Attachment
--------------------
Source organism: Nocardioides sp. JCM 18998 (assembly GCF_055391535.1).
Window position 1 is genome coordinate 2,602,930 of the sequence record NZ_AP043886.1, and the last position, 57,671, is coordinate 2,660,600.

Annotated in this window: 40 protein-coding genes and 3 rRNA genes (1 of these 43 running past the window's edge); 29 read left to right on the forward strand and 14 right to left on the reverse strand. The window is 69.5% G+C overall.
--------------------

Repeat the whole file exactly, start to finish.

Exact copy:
Source organism: Nocardioides sp. JCM 18998 (assembly GCF_055391535.1).
Window position 1 is genome coordinate 2,602,930 of the sequence record NZ_AP043886.1, and the last position, 57,671, is coordinate 2,660,600.

Annotated in this window: 40 protein-coding genes and 3 rRNA genes (1 of these 43 running past the window's edge); 29 read left to right on the forward strand and 14 right to left on the reverse strand. The window is 69.5% G+C overall.